Green River Star -

By David Martin
Editor 

District faces funding woes

 


School district officials fear a “double whammy” of cuts if the Wyoming Legislature follows through with cuts to education.

Speaking last night to the Sweetwater County School District No. 2 Board of Trustees, Superintendent Donna Little-Kaumo said the proposed cuts, when combined with anticipated drops in student enrollment, will result in larger funding decreases to the district.

The Joint Appropriations Committee recommended a 3 percent funding cut to the K-12 fund during the next biennium, which equates to approximately $45 million. The cut would reduce funding to K-12 schools by 1 percent in the first year and 2 percent in the second year. For Green River schools, that cut equates to $99,000 during the 2017 fiscal year and $798,000 during the 2018 fiscal year.

However, the district anticipates losing 1 percent of its student enrollment due to the state’s economic recession, which would reduce grant funding paid to the district for each student enrolled. That funding would be cut by about $400,000 if the 1 percent enrollment decrease estimate comes true. Some districts are already feeling a pinch when it comes to enrollment decreases as well. District Business Manager Pete Brandjord said the district in Kemmerer had 40 students move away, out of a group of 600. With fears that the current economic downturn could last several years, the possibility of a severe population decrease becomes more likely. Brandjord said the state lost 11 percent of its population during the last economic downturn. That amount, when viewed with the state’s current population of 580,000 would result in a loss of nearly 60,000 residents.

Outward migration is already happening and impacting the district. Little-Kaumo said a district employee recently gave her notice to resign after her husband lost his job locally and was forced to move outside the area.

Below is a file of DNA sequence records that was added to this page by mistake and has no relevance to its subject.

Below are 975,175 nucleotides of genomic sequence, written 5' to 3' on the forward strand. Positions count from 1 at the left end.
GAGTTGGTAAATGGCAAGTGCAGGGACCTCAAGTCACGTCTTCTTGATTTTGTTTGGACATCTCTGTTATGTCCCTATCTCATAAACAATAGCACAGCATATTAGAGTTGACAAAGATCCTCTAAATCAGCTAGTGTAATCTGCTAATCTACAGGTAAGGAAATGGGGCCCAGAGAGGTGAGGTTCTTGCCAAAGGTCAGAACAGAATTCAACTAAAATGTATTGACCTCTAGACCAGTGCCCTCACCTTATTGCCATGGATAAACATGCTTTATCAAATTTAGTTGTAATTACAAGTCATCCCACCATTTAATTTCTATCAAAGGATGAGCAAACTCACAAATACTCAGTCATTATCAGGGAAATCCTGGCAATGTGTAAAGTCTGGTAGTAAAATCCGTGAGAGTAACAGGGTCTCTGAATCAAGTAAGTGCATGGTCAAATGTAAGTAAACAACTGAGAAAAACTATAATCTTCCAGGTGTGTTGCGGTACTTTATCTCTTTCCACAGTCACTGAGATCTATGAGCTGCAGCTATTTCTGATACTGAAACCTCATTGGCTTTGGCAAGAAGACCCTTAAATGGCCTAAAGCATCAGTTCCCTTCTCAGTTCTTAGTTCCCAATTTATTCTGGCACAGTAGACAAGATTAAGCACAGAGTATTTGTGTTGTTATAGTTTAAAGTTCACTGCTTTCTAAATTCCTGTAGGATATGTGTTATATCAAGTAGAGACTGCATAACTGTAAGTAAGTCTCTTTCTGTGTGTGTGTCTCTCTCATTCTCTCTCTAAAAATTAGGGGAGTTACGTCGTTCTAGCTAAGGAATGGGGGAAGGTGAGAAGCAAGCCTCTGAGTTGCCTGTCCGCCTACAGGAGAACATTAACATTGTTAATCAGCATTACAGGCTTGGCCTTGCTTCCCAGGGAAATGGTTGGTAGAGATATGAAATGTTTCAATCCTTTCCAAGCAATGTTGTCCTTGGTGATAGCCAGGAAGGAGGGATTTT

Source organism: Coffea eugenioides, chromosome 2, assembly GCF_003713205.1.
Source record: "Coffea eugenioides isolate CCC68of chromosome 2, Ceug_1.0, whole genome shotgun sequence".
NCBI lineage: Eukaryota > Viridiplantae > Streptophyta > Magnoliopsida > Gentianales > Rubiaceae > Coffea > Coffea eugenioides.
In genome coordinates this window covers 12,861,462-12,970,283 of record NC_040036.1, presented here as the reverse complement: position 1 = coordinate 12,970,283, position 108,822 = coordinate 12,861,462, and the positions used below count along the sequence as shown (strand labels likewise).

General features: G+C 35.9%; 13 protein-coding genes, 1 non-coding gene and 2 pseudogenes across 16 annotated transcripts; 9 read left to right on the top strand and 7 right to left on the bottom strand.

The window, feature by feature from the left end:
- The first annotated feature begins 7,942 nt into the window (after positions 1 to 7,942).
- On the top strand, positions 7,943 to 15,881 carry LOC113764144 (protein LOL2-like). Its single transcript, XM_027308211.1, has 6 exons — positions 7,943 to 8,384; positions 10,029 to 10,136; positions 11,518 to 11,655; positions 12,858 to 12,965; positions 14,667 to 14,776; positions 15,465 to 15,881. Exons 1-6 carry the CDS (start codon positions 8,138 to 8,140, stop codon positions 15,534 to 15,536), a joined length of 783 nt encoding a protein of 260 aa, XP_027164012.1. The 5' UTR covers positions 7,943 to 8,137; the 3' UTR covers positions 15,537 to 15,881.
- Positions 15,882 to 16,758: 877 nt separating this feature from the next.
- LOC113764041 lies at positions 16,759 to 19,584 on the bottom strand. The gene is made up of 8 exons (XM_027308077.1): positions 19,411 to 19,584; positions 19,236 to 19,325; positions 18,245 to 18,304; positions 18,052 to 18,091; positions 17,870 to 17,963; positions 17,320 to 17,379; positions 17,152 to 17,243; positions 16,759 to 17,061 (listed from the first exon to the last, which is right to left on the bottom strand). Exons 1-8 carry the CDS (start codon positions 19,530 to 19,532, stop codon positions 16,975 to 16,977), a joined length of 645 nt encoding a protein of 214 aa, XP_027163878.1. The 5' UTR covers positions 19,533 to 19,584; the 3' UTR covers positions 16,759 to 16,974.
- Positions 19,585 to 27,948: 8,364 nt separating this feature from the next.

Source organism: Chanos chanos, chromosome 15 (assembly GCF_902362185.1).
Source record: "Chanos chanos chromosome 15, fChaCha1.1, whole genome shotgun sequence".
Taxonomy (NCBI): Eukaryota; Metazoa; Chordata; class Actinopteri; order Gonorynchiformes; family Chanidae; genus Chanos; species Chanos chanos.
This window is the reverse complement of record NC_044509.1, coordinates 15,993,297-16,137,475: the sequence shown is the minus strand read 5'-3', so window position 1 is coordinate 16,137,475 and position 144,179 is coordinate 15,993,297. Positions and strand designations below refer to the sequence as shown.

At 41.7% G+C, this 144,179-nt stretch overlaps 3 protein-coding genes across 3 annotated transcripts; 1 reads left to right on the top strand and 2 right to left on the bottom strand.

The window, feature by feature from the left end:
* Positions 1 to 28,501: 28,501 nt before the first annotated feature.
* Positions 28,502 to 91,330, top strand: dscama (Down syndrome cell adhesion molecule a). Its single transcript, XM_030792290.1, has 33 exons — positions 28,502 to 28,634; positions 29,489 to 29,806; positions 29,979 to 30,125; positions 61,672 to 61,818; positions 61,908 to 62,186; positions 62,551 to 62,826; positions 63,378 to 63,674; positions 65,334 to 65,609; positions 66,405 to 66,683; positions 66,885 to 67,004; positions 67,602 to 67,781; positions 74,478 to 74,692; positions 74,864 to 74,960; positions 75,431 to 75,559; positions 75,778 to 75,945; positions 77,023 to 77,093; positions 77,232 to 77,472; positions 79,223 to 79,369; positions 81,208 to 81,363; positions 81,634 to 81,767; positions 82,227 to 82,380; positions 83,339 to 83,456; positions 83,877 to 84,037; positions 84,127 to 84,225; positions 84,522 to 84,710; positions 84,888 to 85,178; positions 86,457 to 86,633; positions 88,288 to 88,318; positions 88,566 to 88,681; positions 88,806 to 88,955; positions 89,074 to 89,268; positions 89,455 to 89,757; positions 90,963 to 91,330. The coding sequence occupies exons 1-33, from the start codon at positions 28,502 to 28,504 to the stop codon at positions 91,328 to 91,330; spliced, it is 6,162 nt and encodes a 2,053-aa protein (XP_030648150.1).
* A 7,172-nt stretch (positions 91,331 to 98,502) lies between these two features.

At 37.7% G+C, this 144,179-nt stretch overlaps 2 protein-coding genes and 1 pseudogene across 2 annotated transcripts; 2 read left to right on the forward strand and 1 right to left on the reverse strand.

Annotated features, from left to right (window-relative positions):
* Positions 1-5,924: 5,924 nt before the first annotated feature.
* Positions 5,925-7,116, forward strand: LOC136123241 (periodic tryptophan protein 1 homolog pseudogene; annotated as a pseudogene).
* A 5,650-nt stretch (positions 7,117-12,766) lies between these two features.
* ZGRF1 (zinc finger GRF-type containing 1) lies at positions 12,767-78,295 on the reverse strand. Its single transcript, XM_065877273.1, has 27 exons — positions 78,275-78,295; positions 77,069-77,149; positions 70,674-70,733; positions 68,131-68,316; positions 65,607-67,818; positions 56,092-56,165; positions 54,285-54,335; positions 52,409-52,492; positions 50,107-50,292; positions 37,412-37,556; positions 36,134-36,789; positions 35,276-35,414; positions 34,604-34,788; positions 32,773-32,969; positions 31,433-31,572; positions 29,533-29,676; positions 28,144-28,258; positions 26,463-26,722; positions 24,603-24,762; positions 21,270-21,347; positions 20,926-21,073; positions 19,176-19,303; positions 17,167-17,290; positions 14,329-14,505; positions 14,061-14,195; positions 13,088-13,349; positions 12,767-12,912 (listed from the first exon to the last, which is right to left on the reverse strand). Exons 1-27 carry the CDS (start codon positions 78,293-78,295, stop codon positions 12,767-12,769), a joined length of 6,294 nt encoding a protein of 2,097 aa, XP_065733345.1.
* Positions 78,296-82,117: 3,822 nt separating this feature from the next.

In the event of a sustained economic downturn, Little-Kaumo said the district may need to introduce multi-age classrooms to keep their student to teacher ratio in compliance, while finding areas and positions that can be cut through attrition.

Little-Kaumo also said reduction in force measures would be the last thing she would consider when attempting to balance the district’s budget, but isn’t sure how long that would last during a downturn could last several years.

For now, the district has healthy reserves and has started measures to cut costs at buildings throughout the district. Brandjord said the district is also working with Sweetwater County’s legislative delegation to undo the $45 million cut suggested by the legislature’s Joint Appropriations Committee.

Representative John Freeman, D-Green River, agrees that K-12 funding shouldn’t be cut and fears a potential lawsuit against the state if the cut is approved by the Legislature.

“The Wyoming Supreme Court says the Wyoming Legislature needs to fund education on a cost basis, not on what the state wants to pay,” Freeman said. “I think we need to restore the money or face a lawsuit.”

Freeman also recognizes the plight districts face if the cuts are realized and lose funding from both a reduction in students and funding reductions from the Legislature, saying students would be impacted.

As of 6 a.m. this morning, Freeman said he hasn’t seen a final budget to vote on, but expected it to be released sometime today.

 

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